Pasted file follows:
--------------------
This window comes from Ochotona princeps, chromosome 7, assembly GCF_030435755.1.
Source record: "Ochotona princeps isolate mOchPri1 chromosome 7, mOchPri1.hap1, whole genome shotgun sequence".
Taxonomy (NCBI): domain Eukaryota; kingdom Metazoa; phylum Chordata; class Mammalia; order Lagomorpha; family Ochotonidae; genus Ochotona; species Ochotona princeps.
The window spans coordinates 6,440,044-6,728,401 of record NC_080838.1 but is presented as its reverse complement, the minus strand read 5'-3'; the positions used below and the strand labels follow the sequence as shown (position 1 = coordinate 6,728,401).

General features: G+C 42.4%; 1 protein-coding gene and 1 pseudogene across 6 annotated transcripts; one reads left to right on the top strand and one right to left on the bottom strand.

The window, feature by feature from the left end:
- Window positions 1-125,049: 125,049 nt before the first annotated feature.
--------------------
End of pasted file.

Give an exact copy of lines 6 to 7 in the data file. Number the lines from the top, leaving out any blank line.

The window, feature by feature from the left end:
- Window positions 1-125,049: 125,049 nt before the first annotated feature.